Gabriel Fauré Nocturnes
Nowhere is the complex nature of Faurés art better
exemplified than in the great series of 13 Nocturnes. They span almost the whole of his
creative life, the first dating from 1875 when he was 30, the last from 1921 when he was
76. Whilst the appellation Nocturne is neutral rather than evocative, it is
quite clear that Nocturne was chosen for piano pieces of the greatest
emotional weight and depth, ranging from the poised equilibrium of No.4 to the great
struggle of No.13, from the long lines of No.7 to the terse and eprigrammatic No.9, from
the uninterruptedly radiant flow of No.3 to the inarticulateness of No.10, from serenity
of No.6 to the anguish and torment of No.12.
The emotional range is projected in an equivalent variety
of place forms and through and ever-growing arsenal of composition techniques. The first 5
Nocturnes belong to the first great flowering of Faurés genius as a piano composer.
Though as suggested earlier the piano writing owes less to Chopin than is generally
supposed, The ABA calm agitated calm, scheme is typically
Chopinesque. Another quintessential Fauréan feature again derived from Chopin is that
there are no introductions but all-important codas towards which everything leads
summations, fulfilments, resolutions or qualifications.
Fauré wrote regretfully of the similarity of
his music; "It seems that I repeat myself constantly and that I cannot find a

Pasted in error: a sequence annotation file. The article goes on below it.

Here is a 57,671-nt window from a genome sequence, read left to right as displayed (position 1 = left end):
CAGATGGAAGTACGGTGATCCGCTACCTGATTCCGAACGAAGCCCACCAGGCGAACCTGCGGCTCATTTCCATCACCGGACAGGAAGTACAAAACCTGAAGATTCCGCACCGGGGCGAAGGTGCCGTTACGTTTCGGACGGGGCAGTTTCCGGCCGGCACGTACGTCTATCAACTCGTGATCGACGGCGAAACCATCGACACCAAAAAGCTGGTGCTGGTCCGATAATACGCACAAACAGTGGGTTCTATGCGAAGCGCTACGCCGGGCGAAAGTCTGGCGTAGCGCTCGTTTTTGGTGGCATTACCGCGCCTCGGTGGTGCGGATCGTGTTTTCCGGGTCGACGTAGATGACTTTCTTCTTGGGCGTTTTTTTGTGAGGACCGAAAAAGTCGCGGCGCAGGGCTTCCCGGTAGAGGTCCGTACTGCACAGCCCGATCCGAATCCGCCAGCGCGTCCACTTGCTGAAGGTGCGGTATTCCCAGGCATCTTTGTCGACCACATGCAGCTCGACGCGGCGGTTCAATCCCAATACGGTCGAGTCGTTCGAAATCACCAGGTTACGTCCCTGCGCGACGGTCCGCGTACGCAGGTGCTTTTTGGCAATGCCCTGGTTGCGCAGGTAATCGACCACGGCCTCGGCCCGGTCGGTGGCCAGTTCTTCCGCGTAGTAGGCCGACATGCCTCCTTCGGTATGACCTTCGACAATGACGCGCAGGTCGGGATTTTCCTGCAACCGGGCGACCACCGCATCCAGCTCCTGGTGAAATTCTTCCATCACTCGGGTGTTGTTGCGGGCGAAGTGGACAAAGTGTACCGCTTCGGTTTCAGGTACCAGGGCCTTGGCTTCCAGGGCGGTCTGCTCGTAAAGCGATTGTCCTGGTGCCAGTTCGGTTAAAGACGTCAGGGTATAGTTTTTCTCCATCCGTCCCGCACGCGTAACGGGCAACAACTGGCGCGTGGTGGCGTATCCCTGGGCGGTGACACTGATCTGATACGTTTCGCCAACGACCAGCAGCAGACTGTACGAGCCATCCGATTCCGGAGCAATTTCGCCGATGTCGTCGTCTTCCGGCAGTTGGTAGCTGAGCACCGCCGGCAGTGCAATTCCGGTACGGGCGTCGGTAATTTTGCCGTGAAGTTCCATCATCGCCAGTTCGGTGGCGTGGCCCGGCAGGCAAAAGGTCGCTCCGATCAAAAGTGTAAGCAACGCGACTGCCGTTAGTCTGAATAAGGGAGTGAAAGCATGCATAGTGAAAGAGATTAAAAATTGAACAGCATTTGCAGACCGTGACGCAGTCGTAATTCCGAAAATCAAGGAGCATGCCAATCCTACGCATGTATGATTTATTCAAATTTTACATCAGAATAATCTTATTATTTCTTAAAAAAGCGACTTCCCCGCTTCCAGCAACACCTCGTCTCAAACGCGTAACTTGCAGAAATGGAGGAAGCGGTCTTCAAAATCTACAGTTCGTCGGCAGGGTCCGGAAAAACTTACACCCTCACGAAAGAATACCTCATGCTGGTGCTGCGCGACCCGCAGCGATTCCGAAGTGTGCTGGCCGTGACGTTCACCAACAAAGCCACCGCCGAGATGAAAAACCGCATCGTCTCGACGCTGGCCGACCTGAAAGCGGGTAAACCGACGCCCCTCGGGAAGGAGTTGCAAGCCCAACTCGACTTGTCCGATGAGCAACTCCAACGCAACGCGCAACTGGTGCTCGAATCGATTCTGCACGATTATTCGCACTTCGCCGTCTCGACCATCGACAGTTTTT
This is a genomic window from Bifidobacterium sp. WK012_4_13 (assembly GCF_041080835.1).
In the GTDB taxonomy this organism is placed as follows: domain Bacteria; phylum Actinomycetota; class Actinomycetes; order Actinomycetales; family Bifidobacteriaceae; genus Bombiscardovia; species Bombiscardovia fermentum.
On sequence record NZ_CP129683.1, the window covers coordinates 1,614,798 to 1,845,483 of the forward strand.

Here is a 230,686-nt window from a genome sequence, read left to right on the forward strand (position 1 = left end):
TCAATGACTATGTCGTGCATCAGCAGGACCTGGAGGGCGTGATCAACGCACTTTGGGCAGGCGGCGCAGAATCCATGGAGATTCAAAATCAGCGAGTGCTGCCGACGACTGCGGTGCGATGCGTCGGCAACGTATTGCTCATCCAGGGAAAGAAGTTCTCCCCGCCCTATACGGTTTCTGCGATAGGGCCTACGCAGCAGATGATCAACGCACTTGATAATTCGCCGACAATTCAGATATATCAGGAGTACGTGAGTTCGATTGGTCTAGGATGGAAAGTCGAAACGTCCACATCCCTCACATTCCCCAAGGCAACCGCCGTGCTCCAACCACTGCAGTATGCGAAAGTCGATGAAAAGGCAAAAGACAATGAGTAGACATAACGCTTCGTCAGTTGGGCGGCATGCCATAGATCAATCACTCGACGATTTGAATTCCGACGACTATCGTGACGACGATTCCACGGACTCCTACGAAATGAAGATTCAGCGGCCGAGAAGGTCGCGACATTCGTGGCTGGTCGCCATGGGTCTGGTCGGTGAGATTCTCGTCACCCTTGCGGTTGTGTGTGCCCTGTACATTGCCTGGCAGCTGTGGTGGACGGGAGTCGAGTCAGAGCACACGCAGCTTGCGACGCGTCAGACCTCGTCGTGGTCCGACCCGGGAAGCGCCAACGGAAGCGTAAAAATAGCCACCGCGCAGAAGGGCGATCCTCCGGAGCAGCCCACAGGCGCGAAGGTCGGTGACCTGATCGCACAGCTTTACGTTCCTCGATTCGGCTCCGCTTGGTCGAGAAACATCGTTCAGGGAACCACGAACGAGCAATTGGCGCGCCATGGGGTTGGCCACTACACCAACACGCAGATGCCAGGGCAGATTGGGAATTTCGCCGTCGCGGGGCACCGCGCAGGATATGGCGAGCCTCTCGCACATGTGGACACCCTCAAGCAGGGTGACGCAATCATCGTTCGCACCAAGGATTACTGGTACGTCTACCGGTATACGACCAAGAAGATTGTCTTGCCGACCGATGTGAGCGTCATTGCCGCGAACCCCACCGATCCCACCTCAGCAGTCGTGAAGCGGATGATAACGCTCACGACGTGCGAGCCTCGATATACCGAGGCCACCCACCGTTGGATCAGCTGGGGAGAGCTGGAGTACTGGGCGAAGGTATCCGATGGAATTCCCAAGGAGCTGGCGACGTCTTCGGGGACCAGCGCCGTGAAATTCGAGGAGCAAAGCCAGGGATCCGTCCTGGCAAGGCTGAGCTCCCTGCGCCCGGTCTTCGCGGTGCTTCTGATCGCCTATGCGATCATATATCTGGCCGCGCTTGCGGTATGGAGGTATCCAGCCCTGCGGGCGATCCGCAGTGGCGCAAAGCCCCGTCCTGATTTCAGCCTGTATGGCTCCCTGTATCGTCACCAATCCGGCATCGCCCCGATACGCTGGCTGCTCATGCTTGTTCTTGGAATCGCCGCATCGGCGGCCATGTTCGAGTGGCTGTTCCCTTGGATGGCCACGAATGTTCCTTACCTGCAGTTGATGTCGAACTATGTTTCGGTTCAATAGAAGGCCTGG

noticeably different approach from that already expressed", and yet listening to the
6th Nocturne which is separated from the 5th by 10 years on is award
of an enormous development. Apart from the much richer, subtler, harmony there is,
already, a mixture of sensuous lyrical appeal and something approaching the sparer, more
angular manner of his later works. The piece juxtaposes various independent blocks of
material which, however seem to dove-tail so logically and inevitably. Though quite
un-analysable, it remains one of Faurés perfect works.
The 7th Nocturne is also multi-sectional but
what is very striking is the way that each section, even the opening, starts from
something unresolved. Although there are no long tunes, just evolving melodic cells. This
is the longest, most developed of the Nocturnes, surely because, while
everything appears eventually to be resolved in on of Faurés most miraculous codas,
we sense for the first time the difficulty of saying anything categorically.